Indicted alderman collapses at City Hall; colleague administers CPR

SHARE Indicted alderman collapses at City Hall; colleague administers CPR

Chicago Ald. Willie Cochran (201th) | Sun-Times file photo

Indicted Chicago Ald. Willie Cochran (20th) collapsed during City Council budget hearings Thursday, prompting colleagues to rush to his side and administer CPR, helping him to regain consciousness and, possibly, saving his life.

Cochran, 65, was in his seat in the council chambers during a heavily attended hearing on the Chicago Police Department’s budget. Fortunately for him, Budget Committee Chairman Carrie Austin (34th) saw Cochran shaking and slumping in his chair, appearing to have a seizure.

Austin shouted: “Man down. He’s having a stroke.”

Council members hurried over. Ald. Michelle Harris (8th) shouted, “Lay him on his side.”

As the sergeant-at-arms and his staff asked the media to leave the gallery inside the council chambers, Ald. Pat O’Connor (40th), Mayor Rahm Emanuel’s City Council floor leader, administered CPR to Cochran — a skill he learned years ago as a lifeguard.

“I was compressing him because he wasn’t breathing,” said O’Connor, who wouldn’t take credit for saving Cochran’s life.

“I’m happy he’s come back. He just kind of coughed a little bit and came back and he’s hopefully fine now.”

When the alderman regained consciousness, a round of applause could be heard from the chambers. As he was wheeled out and taken to Northwestern Memorial Hospital, Cochran gave colleagues a thumbs up.

O’Connor joked that Cochran was “kind of embarrassed by all the attention and didn’t want to go out on the gurney,” but colleagues insisted.

“We just told him he needs to go out on the gurney because if something happened on the way to the hospital he would sue us and we would have to pay him, and we don’t want do that,” O’Connor said with a smile.

It was a different kind of attention than the kind that Cochran got when he showed up at a council meeting the day he was indicted.

On that day, colleagues approached Cochran on the City Council floor and whispered to him. One showed Cochran a story about the political corruption indictment on an iPad.

That prompted Cochran to flee the council chambers out the front door as a pack of reporters and television cameras chased him down the hall.

Cochran’s collapse on Thursday unsettled O’Connor.

“I’m thrilled. I’m happy he’s OK,” O’Connor said. “That’s a frightening thing. You just don’t go through that every day.”

O’Connor said Cochran, “now that he’s awake, he’s kind of embarrassed by all the attention.”‘

Everyone’s quick action helped, starting with Austin yelling, O’Connor said.

“I give a lot of credit to her for calling it out and getting everybody over there.”

Austin was too unsettled to talk about what happened right away. But when the budget hearing resumed after lunch, Austin thanked O’Connor “for his quick action in doing CPR.”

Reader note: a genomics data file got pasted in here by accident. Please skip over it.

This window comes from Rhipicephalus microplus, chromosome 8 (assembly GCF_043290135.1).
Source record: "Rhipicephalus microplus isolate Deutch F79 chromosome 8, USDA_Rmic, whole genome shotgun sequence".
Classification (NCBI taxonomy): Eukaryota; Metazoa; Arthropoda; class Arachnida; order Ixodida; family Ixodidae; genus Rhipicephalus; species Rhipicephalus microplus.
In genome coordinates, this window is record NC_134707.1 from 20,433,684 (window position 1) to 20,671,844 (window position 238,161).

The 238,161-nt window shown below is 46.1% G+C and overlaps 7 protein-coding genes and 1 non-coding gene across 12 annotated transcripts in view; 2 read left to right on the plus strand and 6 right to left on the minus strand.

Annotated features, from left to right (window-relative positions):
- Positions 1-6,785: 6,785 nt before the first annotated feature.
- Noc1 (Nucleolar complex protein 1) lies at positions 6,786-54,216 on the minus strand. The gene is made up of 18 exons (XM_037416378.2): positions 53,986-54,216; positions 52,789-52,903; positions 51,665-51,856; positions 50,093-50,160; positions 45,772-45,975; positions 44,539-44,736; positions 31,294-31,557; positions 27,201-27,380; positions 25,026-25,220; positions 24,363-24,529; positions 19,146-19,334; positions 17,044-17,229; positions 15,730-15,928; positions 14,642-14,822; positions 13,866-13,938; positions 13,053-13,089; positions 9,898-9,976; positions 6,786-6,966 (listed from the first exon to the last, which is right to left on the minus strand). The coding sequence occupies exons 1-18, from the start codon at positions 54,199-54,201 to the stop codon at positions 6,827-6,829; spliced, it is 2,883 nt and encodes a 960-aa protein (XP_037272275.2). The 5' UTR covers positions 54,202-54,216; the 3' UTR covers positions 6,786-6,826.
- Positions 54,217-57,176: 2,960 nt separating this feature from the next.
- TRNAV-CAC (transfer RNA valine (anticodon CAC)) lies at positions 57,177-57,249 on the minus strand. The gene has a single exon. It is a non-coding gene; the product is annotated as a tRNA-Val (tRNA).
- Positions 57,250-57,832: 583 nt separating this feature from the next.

Sources said the 911 call about Cochran’s collapse included a report that he had suffered a stroke. The sources later reported that the alderman was in stable condition. He was described as “talking and comfortable.” There was no further information on Cochran’s diagnosis or condition.

CPD Supt. Eddie Johnson, who was testifying when Cochran collapsed, was there to resume the hearing. Austin told him: “Maybe we need to have a CPR class. And maybe you can assist us in our request to have a paramedic over here — maybe a doctor or a nurse — in the event that something happens again. Me being one with a lot of medical history, I need to feel safe. I don’t want somebody else to say, ‘Girl down,’ and it be me.”

The incident brought to mind when Johnson nearly collapsed at a public meeting in Englewood in January.

Johnson blamed the near collapse on having taken medication on an empty stomach. Hours later, the superintendent acknowledged that he suffered from a chronic kidney disease that would require a kidney transplant he later received from his 25-year-old son.

For Council veterans, the incident evoked memories of the committee-meeting heart attack suffered by Ald. Terry Gabinski (32nd), the Council chambers collapse of Ald. Burton Natarus (42nd), and the sudden deaths of two mayors, Richard J. Daley and Harold Washington.Cochran is facing federal charges filed last year. A 22-page indictment accuses him of looting a 20th Ward fund meant to help children and senior citizens, using $5,000 to pay his daughter’s college tuition and withdrawing $25,000 from ATMs near his preferred casinos. The former Chicago Police officer is also accused of accepting bribes from businessmen who needed favors.

Cochran faces 11 counts of wire fraud, two counts of federal program bribery and two counts of extortion. He is accused of pocketing a $1,500 bribe from a lawyer who wanted a letter from him as part of a redevelopment project for foreclosed housing. The feds also allege Cochran took a $3,000 bribe from another man who wanted to sell his liquor store in the ward but needed a packaged goods license.

The feds say that the 20th Ward Activities Fund that Cochran is charged with looting was promoted to contributors as a way to pay for a summer back-to-school picnic, a Valentine Day’s event for seniors, and school supplies and warm jackets for kids. He used money from the fund for his daughter’s tuition and also withdrew thousands of dollars from ATMs near casinos, the feds say.

The most serious charge carries a maximum prison sentence of 20 years.

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